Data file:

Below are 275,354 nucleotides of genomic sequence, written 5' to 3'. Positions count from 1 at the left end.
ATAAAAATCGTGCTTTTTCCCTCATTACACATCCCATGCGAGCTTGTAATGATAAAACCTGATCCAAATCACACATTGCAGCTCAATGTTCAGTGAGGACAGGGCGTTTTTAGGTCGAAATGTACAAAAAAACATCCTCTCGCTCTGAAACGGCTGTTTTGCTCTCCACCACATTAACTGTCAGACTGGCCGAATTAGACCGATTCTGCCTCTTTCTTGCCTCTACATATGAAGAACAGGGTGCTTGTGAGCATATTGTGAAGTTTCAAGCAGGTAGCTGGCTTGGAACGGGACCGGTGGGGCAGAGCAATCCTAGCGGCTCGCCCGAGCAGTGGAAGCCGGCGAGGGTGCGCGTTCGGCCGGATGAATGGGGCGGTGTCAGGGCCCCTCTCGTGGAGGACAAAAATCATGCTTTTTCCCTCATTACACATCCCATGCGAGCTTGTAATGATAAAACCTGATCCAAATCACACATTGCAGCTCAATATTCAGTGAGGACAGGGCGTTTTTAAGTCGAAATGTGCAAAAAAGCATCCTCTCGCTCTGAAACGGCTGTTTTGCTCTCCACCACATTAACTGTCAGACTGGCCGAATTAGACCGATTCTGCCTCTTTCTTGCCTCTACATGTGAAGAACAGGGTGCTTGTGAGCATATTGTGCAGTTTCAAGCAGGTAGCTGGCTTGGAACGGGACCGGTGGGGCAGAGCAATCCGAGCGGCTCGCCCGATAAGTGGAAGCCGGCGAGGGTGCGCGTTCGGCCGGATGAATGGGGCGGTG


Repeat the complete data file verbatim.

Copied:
Below are 275,354 nucleotides of genomic sequence, written 5' to 3'. Positions count from 1 at the left end.
ATAAAAATCGTGCTTTTTCCCTCATTACACATCCCATGCGAGCTTGTAATGATAAAACCTGATCCAAATCACACATTGCAGCTCAATGTTCAGTGAGGACAGGGCGTTTTTAGGTCGAAATGTACAAAAAAACATCCTCTCGCTCTGAAACGGCTGTTTTGCTCTCCACCACATTAACTGTCAGACTGGCCGAATTAGACCGATTCTGCCTCTTTCTTGCCTCTACATATGAAGAACAGGGTGCTTGTGAGCATATTGTGAAGTTTCAAGCAGGTAGCTGGCTTGGAACGGGACCGGTGGGGCAGAGCAATCCTAGCGGCTCGCCCGAGCAGTGGAAGCCGGCGAGGGTGCGCGTTCGGCCGGATGAATGGGGCGGTGTCAGGGCCCCTCTCGTGGAGGACAAAAATCATGCTTTTTCCCTCATTACACATCCCATGCGAGCTTGTAATGATAAAACCTGATCCAAATCACACATTGCAGCTCAATATTCAGTGAGGACAGGGCGTTTTTAAGTCGAAATGTGCAAAAAAGCATCCTCTCGCTCTGAAACGGCTGTTTTGCTCTCCACCACATTAACTGTCAGACTGGCCGAATTAGACCGATTCTGCCTCTTTCTTGCCTCTACATGTGAAGAACAGGGTGCTTGTGAGCATATTGTGCAGTTTCAAGCAGGTAGCTGGCTTGGAACGGGACCGGTGGGGCAGAGCAATCCGAGCGGCTCGCCCGATAAGTGGAAGCCGGCGAGGGTGCGCGTTCGGCCGGATGAATGGGGCGGTG